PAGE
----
A dry plaster cast is white, odorless, close to room temperature to touch, and resonant to percussion. A plaster cast that is wet is gray, cool, musty smelling, and dull to percussion.
The number of cigarettes smoked daily and the duration of the habit are used to calculate the number of pack years, which it the standard method of documenting smoking history. The brand of cigarettes may give a general indication of tar and nicotine levels, but the information has no immediate clinical use. Desire to quit and number of past attempts to quit smoking may be useful when the nurse develops a smoking cessation plan with the client.
Steps in collecting sterile urine specimen are ... The nurse always explains the procedure to the client first. The nurse then performs hand hygiene and dons gloves to prevent the transfer of microorganisms. The nurse cleanses the sampling port to prevent the entry of microorganisms into the catheter, inserts the needle, draws the amount of urine needed, and places the specimen into the urine specimen container. The nurse then unclamps the catheter to allow the urine to flow by gravity. The specimen is labeled according to agency protocol and sent to laboratory. Incorrect identification of the specimen could result in diagnostic or therapeutic errors. The specimen is transferred to the laboratory immediately (at least within 30 minutes). If this is not possible the specimen may be refrigerated up to 2 hours.
The main goals of treatment for Buerger’s disease are the same as for peripheral arterial insufficiency. Thus, the client is taught measures to increase circulation, which include enhancing vasodilatation through warmth, exercise, and smoking cessation.
The nurse monitors the client receiving anticoagulant therapy for adverse effects. These would include internal manifestations such as abdominal pain or swelling, backache, dizziness, headache, hematemesis, hemoptysis, hematuria, black or bloody stools, and Hematest positive urine, stool, or nasogastric tube drainage. Overt signs include ecchymoses, petechiae, hematomas, nosebleeds, and bleeding from the gums, wounds, and venipuncture sites.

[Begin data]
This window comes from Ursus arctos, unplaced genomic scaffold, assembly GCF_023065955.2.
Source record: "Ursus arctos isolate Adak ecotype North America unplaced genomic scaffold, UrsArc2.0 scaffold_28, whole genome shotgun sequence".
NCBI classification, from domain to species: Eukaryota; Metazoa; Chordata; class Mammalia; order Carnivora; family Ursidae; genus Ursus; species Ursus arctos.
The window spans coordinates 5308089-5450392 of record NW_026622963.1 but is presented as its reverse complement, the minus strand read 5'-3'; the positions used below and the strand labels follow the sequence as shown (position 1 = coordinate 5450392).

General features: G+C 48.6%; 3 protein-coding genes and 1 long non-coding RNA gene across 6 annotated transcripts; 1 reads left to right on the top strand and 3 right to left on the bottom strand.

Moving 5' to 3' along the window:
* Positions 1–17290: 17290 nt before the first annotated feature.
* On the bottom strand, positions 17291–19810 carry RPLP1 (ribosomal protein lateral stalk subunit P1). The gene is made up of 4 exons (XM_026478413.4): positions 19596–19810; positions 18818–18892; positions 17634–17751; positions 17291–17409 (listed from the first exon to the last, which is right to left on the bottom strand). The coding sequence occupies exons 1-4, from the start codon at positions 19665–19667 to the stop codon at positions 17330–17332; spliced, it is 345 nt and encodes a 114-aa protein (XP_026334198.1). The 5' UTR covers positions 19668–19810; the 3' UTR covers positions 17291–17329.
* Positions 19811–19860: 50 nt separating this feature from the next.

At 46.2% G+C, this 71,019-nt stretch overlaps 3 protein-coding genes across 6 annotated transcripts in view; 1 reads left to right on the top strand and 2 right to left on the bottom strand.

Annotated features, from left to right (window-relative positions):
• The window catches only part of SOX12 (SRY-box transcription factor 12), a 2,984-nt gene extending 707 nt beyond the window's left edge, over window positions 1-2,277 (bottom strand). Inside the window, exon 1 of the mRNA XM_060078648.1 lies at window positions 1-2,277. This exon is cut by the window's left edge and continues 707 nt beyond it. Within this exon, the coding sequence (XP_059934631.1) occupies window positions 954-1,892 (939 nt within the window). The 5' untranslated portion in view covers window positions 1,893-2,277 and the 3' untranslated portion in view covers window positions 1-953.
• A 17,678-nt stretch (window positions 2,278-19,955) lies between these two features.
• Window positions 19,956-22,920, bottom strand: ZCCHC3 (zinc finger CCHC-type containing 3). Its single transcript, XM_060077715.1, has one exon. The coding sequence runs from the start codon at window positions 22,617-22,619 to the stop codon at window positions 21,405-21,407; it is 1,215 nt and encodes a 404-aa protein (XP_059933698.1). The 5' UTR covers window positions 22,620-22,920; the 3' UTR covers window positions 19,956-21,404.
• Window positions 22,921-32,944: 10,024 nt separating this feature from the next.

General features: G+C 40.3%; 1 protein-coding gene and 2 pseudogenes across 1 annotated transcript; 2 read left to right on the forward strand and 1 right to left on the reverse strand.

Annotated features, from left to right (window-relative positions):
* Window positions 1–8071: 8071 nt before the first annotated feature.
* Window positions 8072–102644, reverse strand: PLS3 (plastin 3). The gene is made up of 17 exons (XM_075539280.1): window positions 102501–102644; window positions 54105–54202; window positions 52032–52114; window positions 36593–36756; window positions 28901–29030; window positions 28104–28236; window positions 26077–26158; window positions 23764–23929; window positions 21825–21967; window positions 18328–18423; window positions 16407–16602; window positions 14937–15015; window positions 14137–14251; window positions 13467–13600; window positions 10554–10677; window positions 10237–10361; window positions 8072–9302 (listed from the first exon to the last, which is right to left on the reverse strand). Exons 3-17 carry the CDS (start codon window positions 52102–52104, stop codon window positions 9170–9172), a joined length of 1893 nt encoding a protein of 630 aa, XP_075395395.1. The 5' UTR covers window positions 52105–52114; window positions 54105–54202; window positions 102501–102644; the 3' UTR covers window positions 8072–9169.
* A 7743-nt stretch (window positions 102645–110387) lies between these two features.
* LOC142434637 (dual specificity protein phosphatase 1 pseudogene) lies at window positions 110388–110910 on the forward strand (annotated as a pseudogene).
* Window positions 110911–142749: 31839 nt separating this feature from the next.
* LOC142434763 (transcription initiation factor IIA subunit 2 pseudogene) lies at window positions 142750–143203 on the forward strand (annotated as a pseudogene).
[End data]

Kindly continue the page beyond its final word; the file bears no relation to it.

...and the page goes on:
Uterine inversion is a medical emergency requiring immediate recognition, replacement of the uterus into the pelvic cavity, and correction of associated clinical conditions. Tocolytics or halogenated anesthetics may be given to relax the uterus before attempting replacement. Medical management includes treating shock, repositioning the uterus, giving oxytocic agents after the uterus is repositioned, and initiating broad-spectrum antibiotics. The umbilical cord should not be pulled on unless the placenta has definitely separated. Fundal massage should be avoided if possible. If fundal massage is necessary and prescribed, it should be applied very carefully. Placing the newborn infant to the mother’s breast is inappropriate at this time. Additionally breastfeeding will cause uterine contraction. The nurse also needs to continuously monitor maternal vital signs, administer analgesics, and notify the anesthesia department that general anesthesia may be needed for a reinversion procedure.
Pyloric stenosis occurs when the circular muscle of the pylorus becomes grossly enlarged (hypertrophic) and causes constriction of the pylorus and obstruction of the gastric outlet. Infants with this disorder most commonly present with forceful and projectile vomiting. The emesis contains milk or formula and is not bile stained. Bile stained emesis is a sign of obstruction of the small intestine. Gastric peristalsis visible on examination occurs in some infants. Hypernatremia occurs because of depletion of electrolytes from extensive and prolonged vomiting.
Digoxin is a cardiac glycoside that is used to treat heart failure and to control the ventricular rate in clients with atrial fibrillation. There is a narrow margin of safety between a therapeutic and toxic drug level and the client needs to be aware of the signs of toxicity and report them to the physician immediately if they occur. The most common early manifestations are gastrointestinal disturbances such as anorexia, nausea, and vomiting. Visual disturbances are also signs of toxicity. Therefore, if nausea occurs, the client needs to contact the physician (not take an antacid). If visual changes occur, the client also needs to contact the physician because these are signs of toxicity. The client needs to check the pulse rate before taking the medication and withhold the dose and contact the physician if the pulse rate is below 60 beats per minute. The client should not skip or omit doses. The client should carry or wear a medication identification card and schedule and keep follow-up appointments with the physician.